Who owns digital marketing?

By Kevin Lourens

I have been following the series of Direct Marketing articles by Kieth Wiser published on Marketing Web with interest. I have noticed with particular interest, some defensive views from the Above The Line (ATL) crowd who are laying claim to the digital marketing crown. As an outsider to the both ATL and direct marketing, the argument is reminiscent of a biblical king and two mothers claiming a shiny new infant, with both parties arguing the merits of the happy homes they offer. Viewed from this perspective, both sides will argue strongly for the case of having the best home.

Clients, swayed by mounting evidence of the cost efficiency, effectiveness, reach, interactivity and measurability of digital marketing are redirecting large chunks of budget to digital marketing. With digital budgets increasing swiftly, logic dictates people will follow the money, agency sustainability depends on it and the imperative to get involved is therefore fundamentally economically driven. Threaten potential cash streams and people will get cranky and uppity.

Agencies (both ATL and direct) will lay claim to a digital project on the basis of an existing client relationship. Briefs are generally generated by marketers, and marketers pass the brief onto their existing agency. In some cases, particularly with global accounts, the agency has to get the work! Martin Sorrell and his team of merry legals say so, regardless of whether the agency is competent to execute the brief.

I am not ignoring the fact that a lot of ATL disciplines and traditional marketing skills are involved in online marketing, what I am stating is that digital marketing belongs to the experts that live it and understand the technology and environment that drive it. It is a specialist skill just as traditional marketing is, and treating it as a campaign afterthought results in missed opportunities, wasted budgets and mediocre outcomes.

If agencies have clients’ best interests at heart, they will involve reputable partners who can add value to the overall campaign by delivering the digital components. Project partnering allows best of breed partners to cooperate to deliver the best return on marketing spend. An agency would use a skilled and reputable research house to do pre-launch research on a major brand, so why would they not use an online specialist to help them run an online campaign?

The following checklist is useful to establish if your integrated campaign is off to a good start.

The brief — getting off to a good start
The digital brief is actually much like any other brief, although many agencies lament they have more chance of spotting a flock of flying dodo’s then seeing a digital brief. Target audiences are a start. Campaign goals help. An understanding of challenges is also good. Seeing what the competition are up to online is a relatively simple thing to find out, I mean we are talking about a measurable medium here. It is essential to include those responsible for digital at campaign in the brief. If you buy the view that integrated campaigns are the most effective, it makes sense to include those responsible for the digital component from the outset. This will allow media, digital and creative to all get working on their respective arts from the get go.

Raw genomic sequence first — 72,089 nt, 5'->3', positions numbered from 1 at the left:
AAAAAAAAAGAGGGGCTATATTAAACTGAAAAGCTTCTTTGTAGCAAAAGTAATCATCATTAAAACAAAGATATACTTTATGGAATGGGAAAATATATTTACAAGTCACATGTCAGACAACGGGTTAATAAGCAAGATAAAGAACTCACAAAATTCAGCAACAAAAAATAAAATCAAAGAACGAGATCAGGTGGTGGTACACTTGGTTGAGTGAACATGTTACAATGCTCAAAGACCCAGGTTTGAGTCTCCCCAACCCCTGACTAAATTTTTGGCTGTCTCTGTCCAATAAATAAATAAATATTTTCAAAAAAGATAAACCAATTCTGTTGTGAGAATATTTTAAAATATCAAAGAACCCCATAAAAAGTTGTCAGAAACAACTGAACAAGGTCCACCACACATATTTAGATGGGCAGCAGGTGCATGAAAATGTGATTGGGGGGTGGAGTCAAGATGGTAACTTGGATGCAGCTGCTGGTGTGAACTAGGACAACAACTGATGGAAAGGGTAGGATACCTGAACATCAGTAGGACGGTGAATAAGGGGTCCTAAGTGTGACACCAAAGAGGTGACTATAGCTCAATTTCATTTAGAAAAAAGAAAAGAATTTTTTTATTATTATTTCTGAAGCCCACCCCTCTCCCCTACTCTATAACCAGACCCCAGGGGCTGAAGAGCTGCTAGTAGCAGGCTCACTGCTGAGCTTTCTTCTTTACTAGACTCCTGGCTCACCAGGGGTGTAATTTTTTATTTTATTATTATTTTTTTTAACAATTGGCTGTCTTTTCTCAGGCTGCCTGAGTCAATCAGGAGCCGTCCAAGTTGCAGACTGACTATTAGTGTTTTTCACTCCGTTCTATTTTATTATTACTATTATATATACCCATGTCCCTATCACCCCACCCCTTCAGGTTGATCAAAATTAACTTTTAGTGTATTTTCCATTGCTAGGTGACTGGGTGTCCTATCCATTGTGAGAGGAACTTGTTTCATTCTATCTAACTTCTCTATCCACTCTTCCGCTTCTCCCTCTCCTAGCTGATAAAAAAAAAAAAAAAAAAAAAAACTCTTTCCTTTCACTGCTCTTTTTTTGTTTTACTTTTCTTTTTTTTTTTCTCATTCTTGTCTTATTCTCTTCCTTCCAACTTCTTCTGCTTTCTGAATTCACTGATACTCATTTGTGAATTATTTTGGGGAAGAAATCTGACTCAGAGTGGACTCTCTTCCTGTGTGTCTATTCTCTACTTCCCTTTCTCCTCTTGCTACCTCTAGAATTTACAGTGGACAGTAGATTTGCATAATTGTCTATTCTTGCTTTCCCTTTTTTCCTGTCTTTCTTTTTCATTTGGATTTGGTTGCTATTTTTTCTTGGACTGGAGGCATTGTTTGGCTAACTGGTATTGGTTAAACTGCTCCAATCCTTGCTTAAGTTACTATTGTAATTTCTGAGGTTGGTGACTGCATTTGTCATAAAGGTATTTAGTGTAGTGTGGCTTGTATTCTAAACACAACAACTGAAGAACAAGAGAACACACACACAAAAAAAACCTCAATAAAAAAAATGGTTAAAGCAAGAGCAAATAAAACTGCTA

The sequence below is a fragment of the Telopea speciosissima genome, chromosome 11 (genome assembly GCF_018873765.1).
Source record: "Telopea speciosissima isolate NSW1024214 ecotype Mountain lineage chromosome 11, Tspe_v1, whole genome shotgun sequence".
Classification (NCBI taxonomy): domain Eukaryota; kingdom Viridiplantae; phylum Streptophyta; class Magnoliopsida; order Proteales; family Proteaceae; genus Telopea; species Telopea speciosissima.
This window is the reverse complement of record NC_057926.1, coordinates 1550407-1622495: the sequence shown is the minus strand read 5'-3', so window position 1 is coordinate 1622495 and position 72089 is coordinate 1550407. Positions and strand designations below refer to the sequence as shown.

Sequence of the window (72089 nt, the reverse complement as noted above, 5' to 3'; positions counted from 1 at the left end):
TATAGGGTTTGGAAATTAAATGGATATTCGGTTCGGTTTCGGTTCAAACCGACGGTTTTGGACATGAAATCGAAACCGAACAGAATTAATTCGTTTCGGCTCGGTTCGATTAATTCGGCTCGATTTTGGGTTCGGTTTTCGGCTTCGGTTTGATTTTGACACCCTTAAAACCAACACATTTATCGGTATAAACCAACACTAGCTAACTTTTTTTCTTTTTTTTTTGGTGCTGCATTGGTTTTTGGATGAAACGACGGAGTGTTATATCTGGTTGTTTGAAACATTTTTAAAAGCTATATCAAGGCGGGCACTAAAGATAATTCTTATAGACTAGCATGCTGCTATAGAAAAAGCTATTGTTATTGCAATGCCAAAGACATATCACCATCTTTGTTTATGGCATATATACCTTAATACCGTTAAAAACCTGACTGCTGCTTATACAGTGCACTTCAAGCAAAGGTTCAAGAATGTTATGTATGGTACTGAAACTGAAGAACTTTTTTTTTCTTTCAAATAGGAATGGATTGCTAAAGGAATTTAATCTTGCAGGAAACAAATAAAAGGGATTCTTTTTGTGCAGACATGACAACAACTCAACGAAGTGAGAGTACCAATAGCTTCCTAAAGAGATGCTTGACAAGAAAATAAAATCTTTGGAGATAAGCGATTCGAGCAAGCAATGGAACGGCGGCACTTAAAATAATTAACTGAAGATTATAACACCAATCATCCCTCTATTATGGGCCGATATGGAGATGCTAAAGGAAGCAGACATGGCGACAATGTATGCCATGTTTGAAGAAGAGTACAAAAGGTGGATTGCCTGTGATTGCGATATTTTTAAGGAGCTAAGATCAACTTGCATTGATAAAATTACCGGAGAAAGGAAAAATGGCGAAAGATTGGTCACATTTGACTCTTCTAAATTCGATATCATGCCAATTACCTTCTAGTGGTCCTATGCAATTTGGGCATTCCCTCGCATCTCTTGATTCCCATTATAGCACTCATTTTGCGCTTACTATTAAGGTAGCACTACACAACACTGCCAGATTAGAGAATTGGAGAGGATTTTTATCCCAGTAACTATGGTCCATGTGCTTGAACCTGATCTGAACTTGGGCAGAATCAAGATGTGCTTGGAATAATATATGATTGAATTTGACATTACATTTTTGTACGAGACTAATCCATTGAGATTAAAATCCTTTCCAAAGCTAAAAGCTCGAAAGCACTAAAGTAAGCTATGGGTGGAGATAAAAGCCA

The creative concept — buying into one idea
Agencies are great at campaign concepts and ideas. I have seen very little evidence of an astute ability to appropriately translate concepts that work well across traditional media into the online environment. That’s where specialists come in. Almost daily, more digital media spaces are created and it is the digital agencies task to select the optimal mix from a growing list. From campaign websites to Google Adwords, to Facebook to blogging to Reddit to Digg to email to mobile and many other options, the selection task is more complicated than it may seem. Once the ideal opportunities have been identified, the creative concept has to be appropriately adapted to exploit each opportunity.

The interface — it is not print
Web design is not print design. While agencies set the overall look and feel, designing digital interfaces is a specialist skill.

Technology — looks are not enough
The technology is crucial to digital marketing. Content management, email marketing, mobile applications all require proven technical skills to implement and support. We see so much marketing budget being allocated to cobbling together inadequate and unstable technology platforms that simply don’t work. No wonder there have been a lot of disappointing campaigns out there. Technical track records count.

Measurement — performance counts
Digital campaigns should be delivering more than shiny birds from Margate. With digital marketing, creative is one aspect of a complex mix of disciplines. Business is about results and digital marketing provides more opportunity for objective assessment and undisputable results than any other medium. Marketers now have the opportunity to prove results with data that even the most jaundiced bean counter can appreciate.

So, ultimately, my short term view is that both ATL and direct agencies will win digital projects because of existing client relationships. Furthermore, both ATL and direct agencies will continue to chase digital work because it represents a new and growing revenue stream and finally, campaign results will improve if a traditional agencies partner with digital specialist

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